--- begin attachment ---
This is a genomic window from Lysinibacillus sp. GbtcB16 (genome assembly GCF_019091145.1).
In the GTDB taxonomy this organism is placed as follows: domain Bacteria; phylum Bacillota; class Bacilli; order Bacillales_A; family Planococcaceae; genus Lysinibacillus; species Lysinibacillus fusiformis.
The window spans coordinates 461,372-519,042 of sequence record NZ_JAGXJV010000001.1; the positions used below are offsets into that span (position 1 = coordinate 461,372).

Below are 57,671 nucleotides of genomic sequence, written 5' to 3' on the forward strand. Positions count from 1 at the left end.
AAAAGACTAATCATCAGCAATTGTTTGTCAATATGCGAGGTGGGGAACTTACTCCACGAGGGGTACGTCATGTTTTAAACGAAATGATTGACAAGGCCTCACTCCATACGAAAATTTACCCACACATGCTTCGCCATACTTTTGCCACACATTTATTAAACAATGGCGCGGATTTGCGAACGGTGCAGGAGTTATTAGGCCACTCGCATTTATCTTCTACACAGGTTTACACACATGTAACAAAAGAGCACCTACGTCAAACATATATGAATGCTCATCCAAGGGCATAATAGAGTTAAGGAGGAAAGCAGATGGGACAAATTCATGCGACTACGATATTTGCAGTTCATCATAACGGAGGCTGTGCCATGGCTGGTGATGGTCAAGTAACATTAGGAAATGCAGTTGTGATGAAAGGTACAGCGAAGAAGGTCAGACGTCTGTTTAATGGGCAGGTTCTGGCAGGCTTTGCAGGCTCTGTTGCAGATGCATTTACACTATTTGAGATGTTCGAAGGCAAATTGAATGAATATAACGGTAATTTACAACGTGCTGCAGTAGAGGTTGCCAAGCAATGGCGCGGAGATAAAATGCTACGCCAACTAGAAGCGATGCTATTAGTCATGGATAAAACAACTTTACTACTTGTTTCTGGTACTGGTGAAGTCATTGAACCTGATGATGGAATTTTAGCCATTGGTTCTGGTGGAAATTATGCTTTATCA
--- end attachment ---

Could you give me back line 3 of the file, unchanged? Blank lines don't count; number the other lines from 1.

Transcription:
The window spans coordinates 461,372-519,042 of sequence record NZ_JAGXJV010000001.1; the positions used below are offsets into that span (position 1 = coordinate 461,372).